The Tobacco Control Scale (TCS) quantifies the implementation of tobacco control policy at country level. The scale is based on six policies that should be prioritized in a comprehensive tobacco control program. These six policies are:

  • price increases through higher taxes on cigarettes and other tobacco products
  • bans/restrictions on smoking in public and work places
  • better consumer information, including public information campaigns, media coverage, and publicizing research findings
  • comprehensive bans on the advertising and promotion of all tobacco products, logos and brand names
  • large, direct health warning labels on cigarette boxes and other tobacco products
  • treatment to help dependent smokers stop, including increased access to medications.

Points are allocated to each policy, with a maximum potential score of 100. The scale provides a systematic scoring system that can be used by many countries and allows for comparison between them.

In 2010 data were collected in 31 countries (27 EU countries plus Switzerland, Iceland, Norway and Turkey.

The five countries (UK, Ireland, Norway, Turkey and Iceland), which lead the ranking in europe, have in common a policy of high prices and the adoption of comprehensive smokefree legislation. Three of them adopted legislation, which bans the display of tobacco products at the point of sale. The UK remains number one and is doing well on all six of the World Bank tobacco control policies.

Turkey was included in the survey for the first time and the surprise was that Turkey is in the top five in the table. Despite a strong tobacco history and high smoking prevalence in men, Turkey successfully introduced comprehensive smoke free legislation. The legislation applies the highest standards (no exceptions, no smoking rooms) and is well respected, according to results of the eurobarometer survey, which took place a few months after its implementation in July 2009.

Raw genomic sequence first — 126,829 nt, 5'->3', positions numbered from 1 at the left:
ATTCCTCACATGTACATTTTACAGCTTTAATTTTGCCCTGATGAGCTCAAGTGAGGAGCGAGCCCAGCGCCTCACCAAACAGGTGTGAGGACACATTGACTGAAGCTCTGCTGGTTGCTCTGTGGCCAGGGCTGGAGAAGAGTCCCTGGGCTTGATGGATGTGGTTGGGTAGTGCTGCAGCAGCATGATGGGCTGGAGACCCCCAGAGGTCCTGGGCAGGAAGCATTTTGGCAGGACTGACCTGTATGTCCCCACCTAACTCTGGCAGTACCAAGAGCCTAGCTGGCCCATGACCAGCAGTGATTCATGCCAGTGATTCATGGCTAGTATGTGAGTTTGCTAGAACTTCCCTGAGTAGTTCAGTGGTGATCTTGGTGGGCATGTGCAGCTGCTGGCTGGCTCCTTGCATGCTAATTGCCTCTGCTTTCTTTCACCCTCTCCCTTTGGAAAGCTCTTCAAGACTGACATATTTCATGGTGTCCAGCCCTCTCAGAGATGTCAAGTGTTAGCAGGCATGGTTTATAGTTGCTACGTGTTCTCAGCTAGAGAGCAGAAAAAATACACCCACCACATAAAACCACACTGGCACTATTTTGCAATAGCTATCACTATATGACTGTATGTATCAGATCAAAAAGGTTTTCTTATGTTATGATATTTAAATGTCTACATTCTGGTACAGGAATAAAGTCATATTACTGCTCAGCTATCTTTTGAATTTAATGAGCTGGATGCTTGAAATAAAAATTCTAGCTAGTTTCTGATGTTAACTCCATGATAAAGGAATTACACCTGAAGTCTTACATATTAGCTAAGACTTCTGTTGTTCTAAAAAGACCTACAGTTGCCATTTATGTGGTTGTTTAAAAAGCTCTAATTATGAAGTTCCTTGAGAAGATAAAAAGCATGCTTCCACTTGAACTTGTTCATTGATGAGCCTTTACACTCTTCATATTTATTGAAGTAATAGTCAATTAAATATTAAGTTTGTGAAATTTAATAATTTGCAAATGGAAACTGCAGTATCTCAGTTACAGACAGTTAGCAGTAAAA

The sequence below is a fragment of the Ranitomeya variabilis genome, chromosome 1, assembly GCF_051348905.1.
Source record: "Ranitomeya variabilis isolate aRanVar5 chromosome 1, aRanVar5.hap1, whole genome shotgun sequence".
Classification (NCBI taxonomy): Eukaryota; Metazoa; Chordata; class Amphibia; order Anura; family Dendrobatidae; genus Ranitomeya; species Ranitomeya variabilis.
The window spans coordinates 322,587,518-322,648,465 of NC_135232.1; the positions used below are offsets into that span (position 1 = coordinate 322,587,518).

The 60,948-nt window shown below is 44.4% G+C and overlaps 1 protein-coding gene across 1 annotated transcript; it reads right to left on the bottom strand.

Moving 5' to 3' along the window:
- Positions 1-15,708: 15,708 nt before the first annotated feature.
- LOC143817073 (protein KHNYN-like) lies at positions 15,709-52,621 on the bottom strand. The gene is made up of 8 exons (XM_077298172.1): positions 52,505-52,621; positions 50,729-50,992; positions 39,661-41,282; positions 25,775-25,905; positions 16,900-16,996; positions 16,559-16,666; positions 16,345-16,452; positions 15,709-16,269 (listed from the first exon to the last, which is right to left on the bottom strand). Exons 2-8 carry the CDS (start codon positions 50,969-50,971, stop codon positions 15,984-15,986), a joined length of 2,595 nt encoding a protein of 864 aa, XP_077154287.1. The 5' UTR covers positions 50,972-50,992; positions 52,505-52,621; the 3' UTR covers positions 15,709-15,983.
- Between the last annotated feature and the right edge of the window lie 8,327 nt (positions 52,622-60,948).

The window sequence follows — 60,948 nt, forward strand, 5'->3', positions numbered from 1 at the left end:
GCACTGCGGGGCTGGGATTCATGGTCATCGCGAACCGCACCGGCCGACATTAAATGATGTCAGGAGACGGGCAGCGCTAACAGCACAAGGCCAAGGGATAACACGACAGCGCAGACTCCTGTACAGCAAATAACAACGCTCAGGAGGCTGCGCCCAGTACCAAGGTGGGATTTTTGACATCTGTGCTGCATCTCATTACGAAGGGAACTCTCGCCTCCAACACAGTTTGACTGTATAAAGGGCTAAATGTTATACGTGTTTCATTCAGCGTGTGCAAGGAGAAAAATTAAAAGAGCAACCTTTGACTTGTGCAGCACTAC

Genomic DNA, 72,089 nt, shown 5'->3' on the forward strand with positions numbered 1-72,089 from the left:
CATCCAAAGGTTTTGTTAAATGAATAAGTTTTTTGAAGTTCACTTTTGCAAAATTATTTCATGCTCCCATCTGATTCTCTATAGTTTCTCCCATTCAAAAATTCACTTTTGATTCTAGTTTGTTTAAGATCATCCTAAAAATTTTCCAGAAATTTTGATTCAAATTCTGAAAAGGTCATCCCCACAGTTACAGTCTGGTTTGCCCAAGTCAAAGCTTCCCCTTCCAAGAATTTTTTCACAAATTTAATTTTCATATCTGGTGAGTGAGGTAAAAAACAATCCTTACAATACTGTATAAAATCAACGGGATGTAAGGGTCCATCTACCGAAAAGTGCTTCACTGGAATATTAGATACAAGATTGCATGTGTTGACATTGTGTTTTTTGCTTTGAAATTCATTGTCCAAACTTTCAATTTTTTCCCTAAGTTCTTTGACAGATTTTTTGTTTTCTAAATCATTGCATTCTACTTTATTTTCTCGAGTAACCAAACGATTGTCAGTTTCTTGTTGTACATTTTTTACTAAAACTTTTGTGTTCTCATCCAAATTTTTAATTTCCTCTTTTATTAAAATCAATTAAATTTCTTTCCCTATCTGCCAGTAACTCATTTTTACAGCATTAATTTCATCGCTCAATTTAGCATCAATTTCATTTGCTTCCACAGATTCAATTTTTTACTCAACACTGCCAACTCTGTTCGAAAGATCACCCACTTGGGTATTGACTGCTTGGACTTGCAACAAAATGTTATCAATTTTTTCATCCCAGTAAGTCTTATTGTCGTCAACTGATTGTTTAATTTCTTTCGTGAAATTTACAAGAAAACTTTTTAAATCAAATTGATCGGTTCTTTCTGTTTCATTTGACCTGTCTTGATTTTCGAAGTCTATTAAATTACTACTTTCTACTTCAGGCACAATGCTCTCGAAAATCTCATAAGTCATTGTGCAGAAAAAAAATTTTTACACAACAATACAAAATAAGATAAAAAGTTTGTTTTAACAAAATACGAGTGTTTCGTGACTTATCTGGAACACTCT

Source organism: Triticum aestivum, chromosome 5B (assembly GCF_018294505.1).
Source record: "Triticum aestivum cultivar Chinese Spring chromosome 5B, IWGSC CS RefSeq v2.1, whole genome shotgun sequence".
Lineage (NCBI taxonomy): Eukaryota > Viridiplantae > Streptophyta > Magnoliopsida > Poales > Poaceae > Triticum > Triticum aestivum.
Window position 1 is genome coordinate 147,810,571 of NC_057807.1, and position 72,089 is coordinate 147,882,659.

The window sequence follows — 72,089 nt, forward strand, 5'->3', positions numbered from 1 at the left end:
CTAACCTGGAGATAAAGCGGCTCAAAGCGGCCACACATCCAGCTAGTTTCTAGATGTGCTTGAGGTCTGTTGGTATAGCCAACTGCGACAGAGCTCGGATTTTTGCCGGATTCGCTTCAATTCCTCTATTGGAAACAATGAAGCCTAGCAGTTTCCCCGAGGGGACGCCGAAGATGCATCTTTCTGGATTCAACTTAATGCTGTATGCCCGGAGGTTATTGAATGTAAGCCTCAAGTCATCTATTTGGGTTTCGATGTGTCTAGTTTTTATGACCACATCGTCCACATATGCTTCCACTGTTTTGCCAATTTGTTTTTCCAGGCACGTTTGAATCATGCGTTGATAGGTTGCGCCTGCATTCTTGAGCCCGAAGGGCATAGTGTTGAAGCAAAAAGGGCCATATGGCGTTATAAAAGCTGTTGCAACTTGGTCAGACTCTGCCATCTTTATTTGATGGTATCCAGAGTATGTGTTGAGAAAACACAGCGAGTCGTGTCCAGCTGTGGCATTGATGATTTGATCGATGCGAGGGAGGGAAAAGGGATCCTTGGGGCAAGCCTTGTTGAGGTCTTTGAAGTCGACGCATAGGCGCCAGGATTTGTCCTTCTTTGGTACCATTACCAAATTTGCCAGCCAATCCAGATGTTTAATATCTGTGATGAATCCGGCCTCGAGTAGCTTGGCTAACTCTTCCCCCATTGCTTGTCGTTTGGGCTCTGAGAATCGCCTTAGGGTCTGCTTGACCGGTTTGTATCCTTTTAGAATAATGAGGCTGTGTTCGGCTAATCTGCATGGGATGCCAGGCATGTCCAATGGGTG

The results of the tobacco control scale 2010 were presented in La Haye (the Netherlands) on March 23rd 2011, a few days before the start of the fifth European Conference on Tobacco or Health which will be held in Amsterdam from 28th to 30th March 2011.

Click here for the Tobacco Control Ranking Press Release.

Click here to download the publication "Tobacco Control Scale 2010 in Europe".

Click here to download the ranking postcard at a glance.



Progress in Tobacco Control in 30 European Countries 2005-2007

The 2005-2007 report presented at the 4th ECToH (European Conference on Tobacco or Health) in Basel provided the results of a survey of tobacco control activity in 30 European countries in 2007, using the Tobacco Control Scale (TCS), first described in our 2006 paper, The Tobacco Control Scale: a new scale to measure country activity.  A description of how the scale was constructed and the original survey methodology can be found in this paper, and the scale itself is reproduced in Table 1. We here report the results of the 2007 survey, compare them with the results of the 2005 survey, and discuss the changes and reasons for them.  The TCS, which quantifies the implementation of tobacco control policies at country level, is based on six policies described by the World Bank, which they say should be prioritised in a comprehensive tobacco control programme.

The six policies are:

- price increases through higher taxes on cigarettes and other tobacco products;
- bans/restrictions on smoking in public and work places;